Using the AWS CDK to build scheduled Lambda Functions

Complete sample for creating Lambda Functions including a CI/CD pipeline using infrastructure as code

Maarten Thoelen
Nov 25, 2019 · 7 min read

At Hatch we typically use Terraform, Serverless or AWS SAM to script our cloud infrastructure. You’re probably familiar with at least one of these tools but since one year there’s a new kid on the block, the AWS Cloud Development Kit.

The AWS CDK developer preview got released at AWS re:Invent 2018. We experimented a bit with it in the early days and back then it was clearly not a mature product. However, in July 2019 it has become generally available for both TypeScript and Python. Since then it’s gaining traction.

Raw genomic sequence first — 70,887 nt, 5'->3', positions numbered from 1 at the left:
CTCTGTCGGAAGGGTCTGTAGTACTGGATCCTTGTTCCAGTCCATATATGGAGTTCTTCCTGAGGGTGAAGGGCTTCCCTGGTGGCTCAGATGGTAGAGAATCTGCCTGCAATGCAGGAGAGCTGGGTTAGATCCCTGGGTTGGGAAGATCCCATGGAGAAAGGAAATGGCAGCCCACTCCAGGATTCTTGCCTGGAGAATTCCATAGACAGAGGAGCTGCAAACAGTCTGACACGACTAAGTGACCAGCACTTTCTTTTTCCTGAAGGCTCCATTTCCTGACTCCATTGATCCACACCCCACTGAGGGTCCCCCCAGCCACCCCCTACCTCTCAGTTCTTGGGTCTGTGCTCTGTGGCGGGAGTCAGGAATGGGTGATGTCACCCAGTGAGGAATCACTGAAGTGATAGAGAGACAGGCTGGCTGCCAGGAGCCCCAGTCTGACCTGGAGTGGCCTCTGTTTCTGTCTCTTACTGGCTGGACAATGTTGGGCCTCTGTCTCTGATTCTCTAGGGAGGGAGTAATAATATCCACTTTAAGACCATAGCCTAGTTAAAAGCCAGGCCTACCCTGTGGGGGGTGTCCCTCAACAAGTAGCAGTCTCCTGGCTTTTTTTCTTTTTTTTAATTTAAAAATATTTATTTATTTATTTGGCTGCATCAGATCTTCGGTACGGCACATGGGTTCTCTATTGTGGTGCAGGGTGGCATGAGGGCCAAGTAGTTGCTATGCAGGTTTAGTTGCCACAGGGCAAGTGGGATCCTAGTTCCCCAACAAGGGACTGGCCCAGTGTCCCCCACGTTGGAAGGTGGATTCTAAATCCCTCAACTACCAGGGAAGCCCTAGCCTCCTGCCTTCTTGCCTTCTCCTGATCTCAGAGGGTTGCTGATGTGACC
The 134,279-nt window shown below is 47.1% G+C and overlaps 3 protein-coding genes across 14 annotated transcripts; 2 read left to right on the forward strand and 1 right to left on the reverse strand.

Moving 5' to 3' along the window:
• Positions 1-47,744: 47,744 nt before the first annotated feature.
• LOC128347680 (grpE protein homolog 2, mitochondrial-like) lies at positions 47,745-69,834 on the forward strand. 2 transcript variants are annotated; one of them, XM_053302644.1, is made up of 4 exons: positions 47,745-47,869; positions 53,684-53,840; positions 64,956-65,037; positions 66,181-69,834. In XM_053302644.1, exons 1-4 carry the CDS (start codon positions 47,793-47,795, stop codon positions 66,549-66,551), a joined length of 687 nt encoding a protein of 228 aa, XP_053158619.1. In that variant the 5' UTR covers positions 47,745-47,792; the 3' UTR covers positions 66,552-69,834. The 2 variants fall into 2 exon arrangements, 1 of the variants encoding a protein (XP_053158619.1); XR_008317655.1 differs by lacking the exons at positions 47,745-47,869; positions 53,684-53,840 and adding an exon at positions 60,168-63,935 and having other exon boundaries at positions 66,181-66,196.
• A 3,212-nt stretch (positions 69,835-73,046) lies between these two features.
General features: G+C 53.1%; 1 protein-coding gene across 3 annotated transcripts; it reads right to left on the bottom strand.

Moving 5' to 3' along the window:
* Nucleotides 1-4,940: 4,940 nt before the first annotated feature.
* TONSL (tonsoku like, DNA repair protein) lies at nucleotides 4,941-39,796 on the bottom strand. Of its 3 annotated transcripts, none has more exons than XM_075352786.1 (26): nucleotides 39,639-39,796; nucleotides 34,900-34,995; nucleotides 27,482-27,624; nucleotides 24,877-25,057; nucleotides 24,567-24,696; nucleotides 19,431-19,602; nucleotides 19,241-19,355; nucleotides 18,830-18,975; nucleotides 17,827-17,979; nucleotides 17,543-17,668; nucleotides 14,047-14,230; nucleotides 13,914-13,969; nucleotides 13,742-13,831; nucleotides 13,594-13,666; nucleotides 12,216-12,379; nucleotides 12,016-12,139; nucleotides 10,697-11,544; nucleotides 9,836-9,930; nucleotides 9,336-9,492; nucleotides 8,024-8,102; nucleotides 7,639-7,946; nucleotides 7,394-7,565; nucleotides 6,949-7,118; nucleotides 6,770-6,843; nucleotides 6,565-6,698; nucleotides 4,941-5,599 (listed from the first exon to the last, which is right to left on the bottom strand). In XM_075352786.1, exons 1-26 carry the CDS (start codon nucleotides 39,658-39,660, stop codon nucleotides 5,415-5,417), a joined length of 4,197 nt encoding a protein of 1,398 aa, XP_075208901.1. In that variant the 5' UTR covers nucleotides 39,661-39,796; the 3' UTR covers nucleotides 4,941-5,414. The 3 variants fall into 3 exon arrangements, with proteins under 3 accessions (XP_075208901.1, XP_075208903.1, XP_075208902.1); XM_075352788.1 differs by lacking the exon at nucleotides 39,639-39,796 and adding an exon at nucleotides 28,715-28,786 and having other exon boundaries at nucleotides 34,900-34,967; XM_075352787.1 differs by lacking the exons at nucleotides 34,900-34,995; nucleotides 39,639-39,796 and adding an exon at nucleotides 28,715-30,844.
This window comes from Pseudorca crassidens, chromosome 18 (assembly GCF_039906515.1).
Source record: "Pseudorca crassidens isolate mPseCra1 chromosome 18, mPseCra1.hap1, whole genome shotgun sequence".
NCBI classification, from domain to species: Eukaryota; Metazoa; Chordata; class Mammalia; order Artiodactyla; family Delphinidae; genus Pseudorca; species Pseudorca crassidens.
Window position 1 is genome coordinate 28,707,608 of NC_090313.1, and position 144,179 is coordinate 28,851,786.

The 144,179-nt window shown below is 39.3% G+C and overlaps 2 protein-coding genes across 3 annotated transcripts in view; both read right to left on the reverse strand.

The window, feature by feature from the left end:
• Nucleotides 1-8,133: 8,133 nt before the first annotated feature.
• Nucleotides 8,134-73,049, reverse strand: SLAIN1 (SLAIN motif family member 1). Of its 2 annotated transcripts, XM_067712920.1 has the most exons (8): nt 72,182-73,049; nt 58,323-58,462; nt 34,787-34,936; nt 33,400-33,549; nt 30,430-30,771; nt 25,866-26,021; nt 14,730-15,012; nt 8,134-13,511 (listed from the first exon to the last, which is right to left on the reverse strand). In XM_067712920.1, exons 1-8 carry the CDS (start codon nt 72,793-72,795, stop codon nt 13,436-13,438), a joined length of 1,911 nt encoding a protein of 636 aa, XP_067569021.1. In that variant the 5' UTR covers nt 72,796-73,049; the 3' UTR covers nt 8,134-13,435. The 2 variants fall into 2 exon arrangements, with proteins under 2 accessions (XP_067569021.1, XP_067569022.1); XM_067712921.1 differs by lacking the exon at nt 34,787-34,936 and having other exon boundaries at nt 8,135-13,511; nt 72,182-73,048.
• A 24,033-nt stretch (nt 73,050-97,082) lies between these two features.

UPDATE: On November 25th 2019, the CDK became generally available for Java and .NET as well.

As I was hearing more and more positive things about the CDK lately, I thought the time was right to give it another try and share my findings with you. As a use case I’ll recreate the functionality described in previous blog posts.

In the next steps I will explain how to build an automated way to shut down an RDS database, together with a complete CI/CD Pipeline. This time we won’t use any yaml files or manual AWS actions, only pure TypeScript code.



To test our code we will use the AWS CLI to setup a MySQL database on a db.t2.micro instance.